"The small number and deliberate manner in which each was individually struck and sent directly to Washington further indicates that these were likely created to be presented to members of Congress and government officials, as were the Philadelphia-mint aluminum cents," Lawrence says in the complaint.

Of the dozen or so aluminum cents rumored to have been minted at Denver, only Lawrence's coin is known to exist. He wants to sell the penny at auction in April.

The U.S. Mint sent Lawrence a letter in February, "demanding the return of their aluminum cent. The letter stated that the government takes the position that, because Congress never issued an aluminum cent as legal tender, any aluminum cent remains property of the federal government, regardless of how long it has been in private hands," according to the complaint.

Lawrence denies it. "Thousands of coins minted by or for the U.S. Mint that were never 'issued' as legal tender have been widely and publicly collected and purchased and sold by coin collectors and dealers for over a century without any claims whatsoever from the government," he says in the lawsuit. "These include coins that were actually sold or 'gifted' by the Mint itself such as the aluminum cents, as well as coins that left the Mint under unknown circumstances."

Lawrence cites "pattern" coins - experimental pieces illustrating a proposed coin design or embodying a proposed change in coin composition, size or shape - which were never issued as legal tender, but have been widely collected and sold without interference from the government.

Other rare coins - including the 1913 Liberty Head nickel, the 1894-S dime, and the 1943 copper penny - were never officially issued as tender, but the government has made no attempt to reclaim them, the complaint states.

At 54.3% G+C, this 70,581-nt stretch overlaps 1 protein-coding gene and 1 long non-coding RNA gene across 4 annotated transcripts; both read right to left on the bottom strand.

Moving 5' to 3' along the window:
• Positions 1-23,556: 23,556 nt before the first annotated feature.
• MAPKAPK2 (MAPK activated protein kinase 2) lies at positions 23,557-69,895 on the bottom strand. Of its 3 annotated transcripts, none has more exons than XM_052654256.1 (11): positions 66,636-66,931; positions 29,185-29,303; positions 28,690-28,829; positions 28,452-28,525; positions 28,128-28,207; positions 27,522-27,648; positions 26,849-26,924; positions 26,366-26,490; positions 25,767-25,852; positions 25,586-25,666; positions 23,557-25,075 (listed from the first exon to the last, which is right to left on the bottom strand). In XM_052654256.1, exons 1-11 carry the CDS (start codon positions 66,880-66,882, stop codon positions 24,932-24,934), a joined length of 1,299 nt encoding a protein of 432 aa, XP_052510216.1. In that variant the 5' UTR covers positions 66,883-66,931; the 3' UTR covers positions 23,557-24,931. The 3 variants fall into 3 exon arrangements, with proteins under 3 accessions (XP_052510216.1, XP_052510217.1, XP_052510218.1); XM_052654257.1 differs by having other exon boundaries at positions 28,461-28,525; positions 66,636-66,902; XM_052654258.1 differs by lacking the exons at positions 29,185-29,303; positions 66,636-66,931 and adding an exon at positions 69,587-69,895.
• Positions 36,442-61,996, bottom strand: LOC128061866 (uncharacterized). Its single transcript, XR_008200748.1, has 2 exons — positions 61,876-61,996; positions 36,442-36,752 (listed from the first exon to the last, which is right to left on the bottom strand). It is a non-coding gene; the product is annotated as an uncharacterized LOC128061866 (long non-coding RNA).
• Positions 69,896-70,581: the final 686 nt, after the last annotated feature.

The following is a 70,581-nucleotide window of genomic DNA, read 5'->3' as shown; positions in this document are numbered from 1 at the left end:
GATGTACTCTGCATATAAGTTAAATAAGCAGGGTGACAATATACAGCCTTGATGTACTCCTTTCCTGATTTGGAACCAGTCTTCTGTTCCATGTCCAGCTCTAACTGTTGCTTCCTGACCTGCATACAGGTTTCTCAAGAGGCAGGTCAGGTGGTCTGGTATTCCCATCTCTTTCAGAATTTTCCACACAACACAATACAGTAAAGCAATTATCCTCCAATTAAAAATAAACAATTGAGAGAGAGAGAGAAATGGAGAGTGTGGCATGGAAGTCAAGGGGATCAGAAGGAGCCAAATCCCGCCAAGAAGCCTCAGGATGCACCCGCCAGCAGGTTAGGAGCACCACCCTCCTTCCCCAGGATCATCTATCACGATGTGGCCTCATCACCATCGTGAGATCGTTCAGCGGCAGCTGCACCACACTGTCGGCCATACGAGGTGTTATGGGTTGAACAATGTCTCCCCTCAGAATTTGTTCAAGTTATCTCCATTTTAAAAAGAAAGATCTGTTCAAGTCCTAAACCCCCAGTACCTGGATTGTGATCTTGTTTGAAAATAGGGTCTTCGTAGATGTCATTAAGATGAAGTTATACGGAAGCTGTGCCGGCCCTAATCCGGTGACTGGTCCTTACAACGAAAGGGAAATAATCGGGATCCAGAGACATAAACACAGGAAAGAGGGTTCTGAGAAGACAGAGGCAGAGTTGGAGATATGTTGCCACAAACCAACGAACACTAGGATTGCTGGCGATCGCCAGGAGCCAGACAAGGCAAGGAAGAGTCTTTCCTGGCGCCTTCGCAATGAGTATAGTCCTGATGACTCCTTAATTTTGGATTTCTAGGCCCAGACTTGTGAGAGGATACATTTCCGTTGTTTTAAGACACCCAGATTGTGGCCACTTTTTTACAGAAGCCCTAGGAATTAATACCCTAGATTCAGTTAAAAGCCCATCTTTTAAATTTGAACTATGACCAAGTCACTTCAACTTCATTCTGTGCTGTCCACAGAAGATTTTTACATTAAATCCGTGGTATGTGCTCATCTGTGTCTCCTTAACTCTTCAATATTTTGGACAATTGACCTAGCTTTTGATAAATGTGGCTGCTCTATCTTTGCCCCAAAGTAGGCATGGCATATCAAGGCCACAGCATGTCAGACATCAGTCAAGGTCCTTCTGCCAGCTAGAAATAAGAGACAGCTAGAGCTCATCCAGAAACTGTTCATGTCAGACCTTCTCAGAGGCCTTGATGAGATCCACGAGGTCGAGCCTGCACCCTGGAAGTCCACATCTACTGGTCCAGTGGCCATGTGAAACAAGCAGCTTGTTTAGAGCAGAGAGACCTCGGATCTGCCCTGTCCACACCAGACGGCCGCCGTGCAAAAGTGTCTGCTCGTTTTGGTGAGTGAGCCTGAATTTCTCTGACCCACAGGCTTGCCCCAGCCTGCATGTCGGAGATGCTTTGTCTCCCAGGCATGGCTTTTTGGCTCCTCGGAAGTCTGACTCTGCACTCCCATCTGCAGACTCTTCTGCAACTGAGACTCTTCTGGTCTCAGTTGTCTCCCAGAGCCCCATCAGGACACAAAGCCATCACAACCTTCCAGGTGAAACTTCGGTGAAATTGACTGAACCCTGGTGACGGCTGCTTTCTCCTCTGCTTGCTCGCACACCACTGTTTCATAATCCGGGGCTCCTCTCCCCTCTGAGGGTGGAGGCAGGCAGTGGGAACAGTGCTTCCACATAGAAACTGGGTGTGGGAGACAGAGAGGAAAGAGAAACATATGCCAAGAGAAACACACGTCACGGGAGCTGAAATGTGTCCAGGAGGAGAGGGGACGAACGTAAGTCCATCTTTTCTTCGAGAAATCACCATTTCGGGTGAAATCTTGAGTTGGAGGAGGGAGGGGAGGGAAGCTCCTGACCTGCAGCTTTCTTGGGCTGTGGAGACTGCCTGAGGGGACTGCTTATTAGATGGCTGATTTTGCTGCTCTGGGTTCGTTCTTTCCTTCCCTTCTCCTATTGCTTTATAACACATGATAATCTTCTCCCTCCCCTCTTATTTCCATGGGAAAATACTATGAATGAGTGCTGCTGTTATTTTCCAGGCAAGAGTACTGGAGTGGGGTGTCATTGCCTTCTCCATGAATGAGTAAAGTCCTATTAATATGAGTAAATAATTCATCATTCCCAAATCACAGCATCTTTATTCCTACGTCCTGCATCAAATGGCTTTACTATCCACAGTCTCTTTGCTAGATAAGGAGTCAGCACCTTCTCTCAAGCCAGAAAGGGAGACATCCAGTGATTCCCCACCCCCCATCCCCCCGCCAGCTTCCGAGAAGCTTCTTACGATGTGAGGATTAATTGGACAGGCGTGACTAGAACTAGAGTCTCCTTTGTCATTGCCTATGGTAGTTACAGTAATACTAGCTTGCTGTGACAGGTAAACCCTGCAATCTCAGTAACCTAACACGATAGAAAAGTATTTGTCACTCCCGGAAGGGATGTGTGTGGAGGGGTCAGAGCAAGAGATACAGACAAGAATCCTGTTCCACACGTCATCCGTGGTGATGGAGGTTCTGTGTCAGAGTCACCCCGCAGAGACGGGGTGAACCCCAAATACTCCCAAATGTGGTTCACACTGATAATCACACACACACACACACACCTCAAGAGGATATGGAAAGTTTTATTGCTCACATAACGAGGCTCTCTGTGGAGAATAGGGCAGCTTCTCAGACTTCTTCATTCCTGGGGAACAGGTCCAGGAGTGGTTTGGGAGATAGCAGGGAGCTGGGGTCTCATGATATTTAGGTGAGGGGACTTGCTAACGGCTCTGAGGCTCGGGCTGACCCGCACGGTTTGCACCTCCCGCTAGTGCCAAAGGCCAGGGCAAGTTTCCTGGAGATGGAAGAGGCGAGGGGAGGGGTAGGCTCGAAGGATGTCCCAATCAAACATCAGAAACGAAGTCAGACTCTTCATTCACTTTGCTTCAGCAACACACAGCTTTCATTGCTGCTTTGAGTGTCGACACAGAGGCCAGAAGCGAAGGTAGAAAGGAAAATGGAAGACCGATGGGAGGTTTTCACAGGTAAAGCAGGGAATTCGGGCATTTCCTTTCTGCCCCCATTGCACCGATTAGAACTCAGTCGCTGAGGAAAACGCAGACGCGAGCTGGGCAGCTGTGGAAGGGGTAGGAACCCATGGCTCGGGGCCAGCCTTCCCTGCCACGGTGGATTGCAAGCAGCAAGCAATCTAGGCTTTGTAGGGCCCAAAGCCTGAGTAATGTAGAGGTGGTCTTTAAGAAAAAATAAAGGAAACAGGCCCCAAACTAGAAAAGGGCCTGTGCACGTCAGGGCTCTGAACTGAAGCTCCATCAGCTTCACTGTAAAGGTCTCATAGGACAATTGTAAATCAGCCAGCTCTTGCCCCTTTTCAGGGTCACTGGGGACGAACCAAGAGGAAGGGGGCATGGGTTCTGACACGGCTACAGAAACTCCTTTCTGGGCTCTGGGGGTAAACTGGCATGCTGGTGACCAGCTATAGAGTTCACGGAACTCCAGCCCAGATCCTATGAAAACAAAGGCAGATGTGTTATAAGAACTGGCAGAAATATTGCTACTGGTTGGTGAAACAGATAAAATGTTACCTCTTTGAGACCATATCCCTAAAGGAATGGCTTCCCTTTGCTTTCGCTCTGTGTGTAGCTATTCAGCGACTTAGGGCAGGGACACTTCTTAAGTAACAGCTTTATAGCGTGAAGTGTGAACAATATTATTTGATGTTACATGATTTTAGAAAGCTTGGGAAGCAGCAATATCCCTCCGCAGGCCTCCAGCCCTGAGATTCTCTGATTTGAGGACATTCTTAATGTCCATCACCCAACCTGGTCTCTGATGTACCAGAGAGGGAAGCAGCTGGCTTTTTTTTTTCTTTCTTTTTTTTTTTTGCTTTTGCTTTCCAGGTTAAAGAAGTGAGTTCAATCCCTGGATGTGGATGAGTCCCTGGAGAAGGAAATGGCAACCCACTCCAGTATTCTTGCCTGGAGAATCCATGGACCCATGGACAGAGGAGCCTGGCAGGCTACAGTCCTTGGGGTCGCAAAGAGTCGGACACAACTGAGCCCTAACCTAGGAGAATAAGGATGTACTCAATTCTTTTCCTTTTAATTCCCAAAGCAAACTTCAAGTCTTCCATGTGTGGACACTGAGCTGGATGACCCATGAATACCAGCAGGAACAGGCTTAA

"Now, after over a century, the government states, in effect, that none of these coins is legal to own.

"Without doubt, this is a radical position on the government's part. The government has made no effort to reclaim or recover any of the thousands of other non-legal tender coins produced by the Mint," the complaint states.

In the pursuit of Lawrence's aluminum penny, the government is "defying a century of precedent allowing and encouraging private ownership of such coins," Lawrence says.

If the government has the legal basis to reclaim some of the most valued coins in the numismatic community, it would be a disaster for collectors and the general public, Lawrence says.

"The government's successful claim to plaintiffs' aluminum cent would place a cloud over all non-legal tender coins because it would permit future seizures without warning or further justification. Inevitably, fear of such action would cause many important and historic coins to be exported or simply hidden, depriving numismatists and Americans generally of their beauty and educational value," the complaint states.

Lawrence and McConnell seek a declaratory judgment that the government has no legal claim to their 1974-D aluminum penny.

They are represented by Armen R. Vartian, of Manhattan Beach.